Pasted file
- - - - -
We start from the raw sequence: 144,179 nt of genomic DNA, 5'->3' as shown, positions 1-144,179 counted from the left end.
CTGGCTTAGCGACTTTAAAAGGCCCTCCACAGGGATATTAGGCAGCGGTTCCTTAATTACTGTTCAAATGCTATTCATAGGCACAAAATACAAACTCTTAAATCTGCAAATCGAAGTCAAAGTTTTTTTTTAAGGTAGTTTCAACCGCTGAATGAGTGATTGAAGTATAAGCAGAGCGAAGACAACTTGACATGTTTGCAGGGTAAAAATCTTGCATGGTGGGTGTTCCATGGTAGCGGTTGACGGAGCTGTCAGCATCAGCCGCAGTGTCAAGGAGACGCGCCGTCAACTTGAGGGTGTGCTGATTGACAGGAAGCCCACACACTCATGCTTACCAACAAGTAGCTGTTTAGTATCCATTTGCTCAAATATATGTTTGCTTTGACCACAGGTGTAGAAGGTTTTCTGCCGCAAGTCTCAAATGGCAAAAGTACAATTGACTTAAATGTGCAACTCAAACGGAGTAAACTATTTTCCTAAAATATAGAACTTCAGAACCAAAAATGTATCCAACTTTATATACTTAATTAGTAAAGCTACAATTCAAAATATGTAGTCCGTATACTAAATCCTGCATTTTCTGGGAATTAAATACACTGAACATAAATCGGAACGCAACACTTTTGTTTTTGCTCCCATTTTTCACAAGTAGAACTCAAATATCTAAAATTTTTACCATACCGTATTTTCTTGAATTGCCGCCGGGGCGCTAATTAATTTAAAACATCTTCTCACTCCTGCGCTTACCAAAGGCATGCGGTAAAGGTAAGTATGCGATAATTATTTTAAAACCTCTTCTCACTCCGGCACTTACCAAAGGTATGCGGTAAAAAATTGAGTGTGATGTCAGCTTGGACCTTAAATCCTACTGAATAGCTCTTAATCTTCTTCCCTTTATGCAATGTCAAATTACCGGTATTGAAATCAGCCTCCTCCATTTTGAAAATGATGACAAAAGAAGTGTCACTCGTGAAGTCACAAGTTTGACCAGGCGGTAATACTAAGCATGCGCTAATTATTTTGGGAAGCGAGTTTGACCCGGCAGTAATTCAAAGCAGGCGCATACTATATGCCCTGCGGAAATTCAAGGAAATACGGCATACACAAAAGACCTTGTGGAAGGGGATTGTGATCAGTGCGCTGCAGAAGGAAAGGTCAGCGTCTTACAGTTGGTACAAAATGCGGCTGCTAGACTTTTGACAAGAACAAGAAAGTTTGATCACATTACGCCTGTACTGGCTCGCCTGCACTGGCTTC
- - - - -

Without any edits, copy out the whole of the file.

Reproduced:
We start from the raw sequence: 144,179 nt of genomic DNA, 5'->3' as shown, positions 1-144,179 counted from the left end.
CTGGCTTAGCGACTTTAAAAGGCCCTCCACAGGGATATTAGGCAGCGGTTCCTTAATTACTGTTCAAATGCTATTCATAGGCACAAAATACAAACTCTTAAATCTGCAAATCGAAGTCAAAGTTTTTTTTTAAGGTAGTTTCAACCGCTGAATGAGTGATTGAAGTATAAGCAGAGCGAAGACAACTTGACATGTTTGCAGGGTAAAAATCTTGCATGGTGGGTGTTCCATGGTAGCGGTTGACGGAGCTGTCAGCATCAGCCGCAGTGTCAAGGAGACGCGCCGTCAACTTGAGGGTGTGCTGATTGACAGGAAGCCCACACACTCATGCTTACCAACAAGTAGCTGTTTAGTATCCATTTGCTCAAATATATGTTTGCTTTGACCACAGGTGTAGAAGGTTTTCTGCCGCAAGTCTCAAATGGCAAAAGTACAATTGACTTAAATGTGCAACTCAAACGGAGTAAACTATTTTCCTAAAATATAGAACTTCAGAACCAAAAATGTATCCAACTTTATATACTTAATTAGTAAAGCTACAATTCAAAATATGTAGTCCGTATACTAAATCCTGCATTTTCTGGGAATTAAATACACTGAACATAAATCGGAACGCAACACTTTTGTTTTTGCTCCCATTTTTCACAAGTAGAACTCAAATATCTAAAATTTTTACCATACCGTATTTTCTTGAATTGCCGCCGGGGCGCTAATTAATTTAAAACATCTTCTCACTCCTGCGCTTACCAAAGGCATGCGGTAAAGGTAAGTATGCGATAATTATTTTAAAACCTCTTCTCACTCCGGCACTTACCAAAGGTATGCGGTAAAAAATTGAGTGTGATGTCAGCTTGGACCTTAAATCCTACTGAATAGCTCTTAATCTTCTTCCCTTTATGCAATGTCAAATTACCGGTATTGAAATCAGCCTCCTCCATTTTGAAAATGATGACAAAAGAAGTGTCACTCGTGAAGTCACAAGTTTGACCAGGCGGTAATACTAAGCATGCGCTAATTATTTTGGGAAGCGAGTTTGACCCGGCAGTAATTCAAAGCAGGCGCATACTATATGCCCTGCGGAAATTCAAGGAAATACGGCATACACAAAAGACCTTGTGGAAGGGGATTGTGATCAGTGCGCTGCAGAAGGAAAGGTCAGCGTCTTACAGTTGGTACAAAATGCGGCTGCTAGACTTTTGACAAGAACAAGAAAGTTTGATCACATTACGCCTGTACTGGCTCGCCTGCACTGGCTTC